A husband’s heartbreaking note to his wife after they received a devastating prenatal diagnosis has gone viral.
Royce Young posted a picture of his sleeping wife, Keri, on Facebook, calling her a “superhero.”
He said that although they discovered that their unborn daughter has anencephaly — which means she “doesn't have a brain” — they decided to carry her to term instead of inducing labor early.
Young wrote that he wants everyone to know how “incredible” Keri is for making that decision.
“I thought back to the moment where we found out Eva wasn't perfect, and how literally 30 seconds after our doctor told us our baby doesn't have a brain, somehow through full body ugly crying, Keri looked up and asked, "If I carry her full term, can we donate her organs?" I remember our doctor putting her hand on Keri's shoulder and saying, "Oh honey, that's so brave of you to say." Like, how nice of you, but come on. Keri meant it.”
“There I was, crestfallen and heartbroken, but I momentarily got lifted out of the moment and just stood in awe of her,” he added:
I was a spectator to my own life, watching a superhero find her superpowers. In literally the worst moment of her life, finding out her baby was going to die, it took her less than a minute to think of someone else and how her selflessness could help. It's one of the most powerful things I've ever experienced. In the eight years we've been married (and 15 years together) I've had a lot of moments stop me in my tracks where I thought, "holy crap, this woman I'm married to, lucky me." But this one was different. It hit me that not only am I married to my very best friend, but to a truly remarkable, special human being.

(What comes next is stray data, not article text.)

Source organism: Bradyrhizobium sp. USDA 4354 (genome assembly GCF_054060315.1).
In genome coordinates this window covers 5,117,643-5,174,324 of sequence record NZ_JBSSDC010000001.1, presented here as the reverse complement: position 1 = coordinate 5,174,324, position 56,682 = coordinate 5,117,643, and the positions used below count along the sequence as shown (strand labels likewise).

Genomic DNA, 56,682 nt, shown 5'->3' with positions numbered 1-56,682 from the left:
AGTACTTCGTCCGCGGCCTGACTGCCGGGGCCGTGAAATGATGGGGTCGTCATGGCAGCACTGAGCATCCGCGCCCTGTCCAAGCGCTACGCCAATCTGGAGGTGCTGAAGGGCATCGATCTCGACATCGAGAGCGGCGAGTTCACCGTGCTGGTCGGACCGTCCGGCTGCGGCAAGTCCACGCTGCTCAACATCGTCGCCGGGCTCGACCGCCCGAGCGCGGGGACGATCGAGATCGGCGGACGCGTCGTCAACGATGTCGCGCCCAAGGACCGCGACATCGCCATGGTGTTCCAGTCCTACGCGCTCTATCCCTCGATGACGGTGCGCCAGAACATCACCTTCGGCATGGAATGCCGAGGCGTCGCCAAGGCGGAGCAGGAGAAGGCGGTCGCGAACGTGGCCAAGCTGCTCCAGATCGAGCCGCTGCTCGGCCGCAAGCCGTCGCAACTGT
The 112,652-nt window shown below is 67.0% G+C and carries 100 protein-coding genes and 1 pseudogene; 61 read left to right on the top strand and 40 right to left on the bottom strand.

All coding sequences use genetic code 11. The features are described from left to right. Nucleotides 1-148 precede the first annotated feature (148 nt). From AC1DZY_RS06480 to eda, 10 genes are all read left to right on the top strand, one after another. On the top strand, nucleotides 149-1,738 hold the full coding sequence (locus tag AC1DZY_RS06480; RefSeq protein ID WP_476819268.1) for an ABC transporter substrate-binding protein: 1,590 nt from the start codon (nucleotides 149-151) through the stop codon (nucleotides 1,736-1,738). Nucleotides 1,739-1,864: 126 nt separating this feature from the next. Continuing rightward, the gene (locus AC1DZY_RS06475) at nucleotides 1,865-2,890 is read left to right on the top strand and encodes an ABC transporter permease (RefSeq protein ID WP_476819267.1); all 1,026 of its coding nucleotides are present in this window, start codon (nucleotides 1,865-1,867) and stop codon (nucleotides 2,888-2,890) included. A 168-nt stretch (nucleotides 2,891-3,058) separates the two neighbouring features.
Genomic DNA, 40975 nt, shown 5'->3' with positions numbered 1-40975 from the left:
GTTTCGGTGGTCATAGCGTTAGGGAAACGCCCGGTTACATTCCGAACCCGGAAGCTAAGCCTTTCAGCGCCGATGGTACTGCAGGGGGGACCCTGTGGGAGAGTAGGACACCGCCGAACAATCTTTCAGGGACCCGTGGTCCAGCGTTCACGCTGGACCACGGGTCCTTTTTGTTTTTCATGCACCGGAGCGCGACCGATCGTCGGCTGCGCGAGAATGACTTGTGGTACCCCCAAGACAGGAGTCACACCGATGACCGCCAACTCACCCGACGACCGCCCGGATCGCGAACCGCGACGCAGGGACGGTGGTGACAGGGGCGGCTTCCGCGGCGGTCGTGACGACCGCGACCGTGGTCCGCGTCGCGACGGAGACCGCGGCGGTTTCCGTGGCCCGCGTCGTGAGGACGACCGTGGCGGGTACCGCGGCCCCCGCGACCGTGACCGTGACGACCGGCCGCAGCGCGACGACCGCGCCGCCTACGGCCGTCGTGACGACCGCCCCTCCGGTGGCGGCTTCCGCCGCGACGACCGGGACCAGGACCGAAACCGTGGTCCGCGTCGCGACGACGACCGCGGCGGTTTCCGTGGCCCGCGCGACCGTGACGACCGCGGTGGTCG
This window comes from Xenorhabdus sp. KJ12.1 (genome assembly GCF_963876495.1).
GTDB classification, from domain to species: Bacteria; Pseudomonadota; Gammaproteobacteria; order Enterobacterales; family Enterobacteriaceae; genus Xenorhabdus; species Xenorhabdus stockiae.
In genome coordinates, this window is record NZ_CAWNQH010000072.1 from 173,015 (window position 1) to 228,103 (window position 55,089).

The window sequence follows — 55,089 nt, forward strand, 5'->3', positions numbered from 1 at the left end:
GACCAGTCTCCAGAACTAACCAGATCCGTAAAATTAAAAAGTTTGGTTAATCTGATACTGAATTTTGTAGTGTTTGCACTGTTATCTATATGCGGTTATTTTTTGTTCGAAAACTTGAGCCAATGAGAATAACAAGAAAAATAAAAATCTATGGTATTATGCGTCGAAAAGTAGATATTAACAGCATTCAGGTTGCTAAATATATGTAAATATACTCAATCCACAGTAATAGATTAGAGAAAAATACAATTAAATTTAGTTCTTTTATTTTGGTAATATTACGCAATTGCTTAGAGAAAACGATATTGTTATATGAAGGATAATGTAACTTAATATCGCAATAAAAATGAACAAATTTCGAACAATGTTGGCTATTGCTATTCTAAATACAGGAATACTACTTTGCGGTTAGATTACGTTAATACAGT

Young wrote that “this whole process has been rough,” but especially so for his wife.
“Keri has been in the trenches the entire time, feeling every little kick, every hiccup and every roll,” he wrote. “She's reminded every moment of every day that she's carrying a baby that will die. Her back hurts. Her feet are sore. She's got all the super fun pregnant stuff going on. But the light at the end of her nine-month tunnel will turn into a darkness she's never felt before a couple hours or days after Eva is born. She's the one that is going to deal with all that comes with having a baby-- her milk coming in, the recovery process, etc, but with no snuggly, soft, beautiful newborn to look at to remind you that it was all worth it.”
He added that their daughter, Eva, “is alive and our daughter deserves to meet her mama and daddy, gave us a purpose to continue on.”
“There's another family out there hurting and hoping for a miracle for their baby, knowing full well someone else's baby will need to die first. Eva can be that miracle,” Young wrote.
In her own Facebook post, Keri wrote that "Eva will have life even though it will be short.”
"She'll donate anything she can and do more in her time on earth than I ever will," she added.
Young told The Huffington Post that the family has been overwhelmed by the online response to his post.
“I love her, and watching her courage and strength is just something that’s inspires me,” he said.
“Keri, like me, is pretty private, and it’s hard to be vulnerable and expose your emotions,” he added. “But this is a unique situation, and throughout everything we’ve talked about trying to minimize regret. And I don’t want to look back years from now and think about how I missed an opportunity to tell people about how terrific Keri is handling this. We want to live in the present with this, and have something tangible to remember it with as we get older.”